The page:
So when it's its emergency time, guess who's responsibility it is, in most Emergency Contraceptive Pill ads

Of pleasure and unplanned pregnancies What is wrong with our contraceptive adsPixabay. Image for representational use only
Blog Friday, August 21, 2015 - 12:34

Even as Ranveer Singh grooves to Durex India’s Do the Rex ad and urges a nation of young lovers to enjoy safe sex, an unknown face frantically calls her friend up to tell her that she has had unsafe sex in an i-pill advertisement. As Singh dances with a host of skimpily clad young women after a steamy bedroom scene, the traditionally-clad woman calls up a female friend in the dead of the night. While Singh panders to human pleasures, the woman in the morning-after scene panics. Do we see a clear divide with pleasure on one side and responsibility on the other? Perhaps so.


Durex India's Do the Rex advertsement starring Ranveer Singh

The male condom is a preventive measure but iPill is an Emergency Contraceptive Pill, and not a substitute for regular contraceptive pills. It is also understandable that sex is an act of pleasure and an unplanned pregnancy a matter of concern but barring a few odd advertisements like a Moods ad where a young woman playfully asks her partner to get some flavoured condoms, it is the men who are the protagonists of condom ads. More often than not, these ads are about “giving her all the pleasure” and “satisfying her desires” and the setting of these advertisements is the stereotypical dimly lit bedroom and a seductress to complement the man who is clearly possesses the agency; he is the actor.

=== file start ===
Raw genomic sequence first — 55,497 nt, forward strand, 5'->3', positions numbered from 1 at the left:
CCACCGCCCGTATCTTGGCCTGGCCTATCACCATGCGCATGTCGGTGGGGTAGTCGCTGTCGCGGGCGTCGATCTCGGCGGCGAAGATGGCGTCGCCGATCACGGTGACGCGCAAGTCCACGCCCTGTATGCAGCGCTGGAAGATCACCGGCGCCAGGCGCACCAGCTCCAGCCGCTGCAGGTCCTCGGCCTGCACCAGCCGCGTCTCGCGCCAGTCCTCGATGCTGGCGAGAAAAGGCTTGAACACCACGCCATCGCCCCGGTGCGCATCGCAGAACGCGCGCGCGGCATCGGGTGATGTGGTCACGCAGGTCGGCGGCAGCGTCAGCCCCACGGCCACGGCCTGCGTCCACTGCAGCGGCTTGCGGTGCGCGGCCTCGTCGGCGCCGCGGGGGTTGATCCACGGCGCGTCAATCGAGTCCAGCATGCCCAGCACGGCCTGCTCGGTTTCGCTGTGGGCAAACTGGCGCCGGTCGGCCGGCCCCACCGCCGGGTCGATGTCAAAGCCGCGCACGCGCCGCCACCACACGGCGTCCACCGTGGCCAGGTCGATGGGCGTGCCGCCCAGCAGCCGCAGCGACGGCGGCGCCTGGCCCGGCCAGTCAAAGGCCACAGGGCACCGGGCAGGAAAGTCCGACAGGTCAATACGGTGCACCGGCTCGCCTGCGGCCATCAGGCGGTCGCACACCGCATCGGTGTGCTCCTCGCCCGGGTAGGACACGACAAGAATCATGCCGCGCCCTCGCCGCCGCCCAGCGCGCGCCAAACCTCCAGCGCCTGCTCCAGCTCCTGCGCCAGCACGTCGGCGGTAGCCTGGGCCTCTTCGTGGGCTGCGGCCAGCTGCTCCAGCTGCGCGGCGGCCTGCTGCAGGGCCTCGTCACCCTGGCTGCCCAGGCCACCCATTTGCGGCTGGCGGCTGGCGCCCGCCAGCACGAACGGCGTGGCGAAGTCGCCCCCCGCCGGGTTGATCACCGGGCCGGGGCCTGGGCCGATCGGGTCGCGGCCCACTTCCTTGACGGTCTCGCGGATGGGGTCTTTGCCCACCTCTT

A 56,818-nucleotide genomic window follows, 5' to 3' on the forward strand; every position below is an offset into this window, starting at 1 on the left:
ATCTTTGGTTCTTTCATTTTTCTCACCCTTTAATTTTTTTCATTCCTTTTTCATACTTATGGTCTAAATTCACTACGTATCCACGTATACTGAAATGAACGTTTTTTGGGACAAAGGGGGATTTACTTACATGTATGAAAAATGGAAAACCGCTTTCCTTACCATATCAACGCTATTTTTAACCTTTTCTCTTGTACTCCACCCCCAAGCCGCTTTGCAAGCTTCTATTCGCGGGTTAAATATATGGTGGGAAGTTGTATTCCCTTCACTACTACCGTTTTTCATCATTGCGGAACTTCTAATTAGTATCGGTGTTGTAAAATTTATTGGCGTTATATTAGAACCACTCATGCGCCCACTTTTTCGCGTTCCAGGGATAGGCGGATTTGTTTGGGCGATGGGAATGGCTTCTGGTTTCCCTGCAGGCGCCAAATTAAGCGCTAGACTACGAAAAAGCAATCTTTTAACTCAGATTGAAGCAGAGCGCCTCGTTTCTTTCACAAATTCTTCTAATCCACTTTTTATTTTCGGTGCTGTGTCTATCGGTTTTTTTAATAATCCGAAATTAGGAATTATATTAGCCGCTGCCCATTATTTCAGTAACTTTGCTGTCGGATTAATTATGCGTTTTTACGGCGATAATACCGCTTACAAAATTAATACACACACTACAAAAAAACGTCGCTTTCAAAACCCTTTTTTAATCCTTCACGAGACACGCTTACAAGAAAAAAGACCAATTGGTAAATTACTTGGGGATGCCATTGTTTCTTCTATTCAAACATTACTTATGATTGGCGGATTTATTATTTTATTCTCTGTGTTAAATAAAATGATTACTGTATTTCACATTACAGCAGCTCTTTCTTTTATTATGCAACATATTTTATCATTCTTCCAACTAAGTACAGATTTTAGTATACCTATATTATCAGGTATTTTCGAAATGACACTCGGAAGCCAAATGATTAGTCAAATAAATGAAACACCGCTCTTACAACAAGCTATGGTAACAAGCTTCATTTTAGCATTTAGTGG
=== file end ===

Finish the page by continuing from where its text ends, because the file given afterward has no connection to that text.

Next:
Even as we portray the man as the actor, it would be only fair to mention that women too feature in most of these advertisements, if not as active agents, at least as seductresses. Ironically, most Manforce (note the name) advertisements feature only women, especially in their print copies, with Sunny Leone being the latest USP just like Pooja Bedi was for Kamasutra in the 1990s. Kohinoor, too, urges both men and women to “ignite the passion”. So, where do these women, from the seductress to the coy one to the sex symbol, suddenly disappear when the magnitude of unsafe sex strikes the morning-after? And where do the men, in all their avatars, go?

Whose is the pleasure and who bears the brunt? If we have consenting adults on one side, is there no consent about sharing responsibility? Most ads for emergency contraceptives feed into the taboos around sex and put the burden of dealing with the aftermath of unsafe sex on the woman who is inevitably an unconfident, hassled woman while ads for condoms posit the men at the other end of the spectrum - that of pleasure, sometimes shared, but mostly the prerogative of men and it is only a particular kind of woman who can partake in this pleasure.

One of iPill's advertisements

While not much can be said about the context of the use of contraceptives in reality vis-Ă -vis in advertisements, it is a known fact that buying a contraceptive pill or a condom is a matter of great embarrassment for women, and often, even for men. Moreover, women are known to be treating the pill as a regular contraceptive measure rather than an emergency one.

The overall narrative, emerging from the differences in advertisements it would appear that a man is free to Do the Rex (with euphemistic lyrics) with multiple women but a woman is not free to call the man in the morning in case of an emergency. 

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